Files and Folders can be shared either via email or Facebook. Facebook integration provides the ability to have a certain subset of users see when youâ€™ve updated the file or folder contents, also similar to Pogoplug. Photo files specifically have deeper integration with Facebook Photos, but still requires you to log into Facebook to tag photos.
There is also a Web Archive, which allows you to store files in the cloud that wonâ€™t be deleted when you delete them from a synced folder. Complete revision and change history is available, and in the Business version, shows who made the revisions. Deleted files can be retrieved from a specific area via the web interface. Unlimited file revisions is also a nice feature not always offered by the competition
Restore is accomplished most easily by installing the SugarSync file manager software on a computer and choosing what files from the cloud you want to sync. Restore is also available by selecting files and folders from the website and downloading those files in a zip archive. No Hard Drive or DVD shipment is available, so you will need to have a decent internet connection available. Unlike Crashplan and Mozy, you donâ€™t have a concept of â€œbackup setsâ€ where you could download all the files from a specific day that were updated.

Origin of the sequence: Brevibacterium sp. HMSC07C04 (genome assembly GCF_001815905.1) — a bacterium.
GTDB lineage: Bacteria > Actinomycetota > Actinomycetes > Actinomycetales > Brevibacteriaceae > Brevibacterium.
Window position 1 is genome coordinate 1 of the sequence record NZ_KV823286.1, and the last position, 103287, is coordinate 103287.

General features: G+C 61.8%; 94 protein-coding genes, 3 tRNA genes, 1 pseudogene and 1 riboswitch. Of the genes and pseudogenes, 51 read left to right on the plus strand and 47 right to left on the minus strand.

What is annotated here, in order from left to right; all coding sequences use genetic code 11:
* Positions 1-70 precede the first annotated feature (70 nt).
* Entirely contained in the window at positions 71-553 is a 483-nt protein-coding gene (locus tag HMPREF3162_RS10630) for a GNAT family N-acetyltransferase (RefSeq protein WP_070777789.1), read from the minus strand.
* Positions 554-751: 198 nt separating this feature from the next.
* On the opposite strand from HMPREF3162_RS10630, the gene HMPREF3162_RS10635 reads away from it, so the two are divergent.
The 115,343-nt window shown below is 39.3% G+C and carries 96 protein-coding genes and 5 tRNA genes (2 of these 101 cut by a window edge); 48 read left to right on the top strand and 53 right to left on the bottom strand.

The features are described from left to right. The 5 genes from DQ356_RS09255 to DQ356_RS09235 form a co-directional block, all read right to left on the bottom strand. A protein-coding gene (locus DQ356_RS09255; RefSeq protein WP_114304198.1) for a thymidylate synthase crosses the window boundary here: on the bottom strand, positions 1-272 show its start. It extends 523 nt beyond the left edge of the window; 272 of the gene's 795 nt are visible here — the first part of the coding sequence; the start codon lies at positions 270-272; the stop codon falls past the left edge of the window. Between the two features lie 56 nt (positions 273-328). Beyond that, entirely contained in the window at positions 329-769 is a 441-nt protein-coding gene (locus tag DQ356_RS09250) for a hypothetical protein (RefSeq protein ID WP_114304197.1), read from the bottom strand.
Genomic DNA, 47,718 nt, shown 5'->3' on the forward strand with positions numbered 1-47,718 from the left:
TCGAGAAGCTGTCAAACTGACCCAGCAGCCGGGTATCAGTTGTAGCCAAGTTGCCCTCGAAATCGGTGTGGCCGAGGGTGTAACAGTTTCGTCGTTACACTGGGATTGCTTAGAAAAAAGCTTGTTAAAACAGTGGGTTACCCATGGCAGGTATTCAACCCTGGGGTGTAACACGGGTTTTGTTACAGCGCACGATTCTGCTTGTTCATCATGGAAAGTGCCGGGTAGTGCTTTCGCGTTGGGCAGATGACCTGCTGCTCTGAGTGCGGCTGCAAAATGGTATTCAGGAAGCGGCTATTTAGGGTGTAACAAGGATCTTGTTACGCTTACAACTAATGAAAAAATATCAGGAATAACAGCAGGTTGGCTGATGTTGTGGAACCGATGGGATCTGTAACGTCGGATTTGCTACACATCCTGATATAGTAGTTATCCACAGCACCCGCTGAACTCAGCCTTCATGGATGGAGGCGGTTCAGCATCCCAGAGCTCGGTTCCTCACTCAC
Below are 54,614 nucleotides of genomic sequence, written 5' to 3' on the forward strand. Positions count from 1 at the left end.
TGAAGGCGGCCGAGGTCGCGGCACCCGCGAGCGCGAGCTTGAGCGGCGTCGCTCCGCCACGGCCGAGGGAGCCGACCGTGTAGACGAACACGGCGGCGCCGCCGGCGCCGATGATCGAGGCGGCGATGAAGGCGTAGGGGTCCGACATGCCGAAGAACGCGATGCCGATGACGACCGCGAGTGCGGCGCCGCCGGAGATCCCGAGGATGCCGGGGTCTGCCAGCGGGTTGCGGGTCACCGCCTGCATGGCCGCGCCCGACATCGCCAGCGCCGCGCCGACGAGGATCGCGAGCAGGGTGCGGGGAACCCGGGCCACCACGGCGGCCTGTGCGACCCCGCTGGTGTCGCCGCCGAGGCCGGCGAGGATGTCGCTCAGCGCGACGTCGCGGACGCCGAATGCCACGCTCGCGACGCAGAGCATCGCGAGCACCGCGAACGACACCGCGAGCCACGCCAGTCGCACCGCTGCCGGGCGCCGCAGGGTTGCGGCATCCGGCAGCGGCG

Access, Support, Security
Access is mainly through the SugarSync website, which provides an elegant interface that was quick to respond. SugarSync utilizes a small client that gets installed on your system, but is fairly heavy on processor usage as shown in one of the gallery screenshots. Dropbox seems to have a similar effect, though.
If you’re on the go a lot, you’ll be happy to find apps for iOS, Blackberry, Android, Windows Mobile 5&6 and Symbian. Features vary by platform. But you’ll be able to at least browse and download sync’d files and browse photos.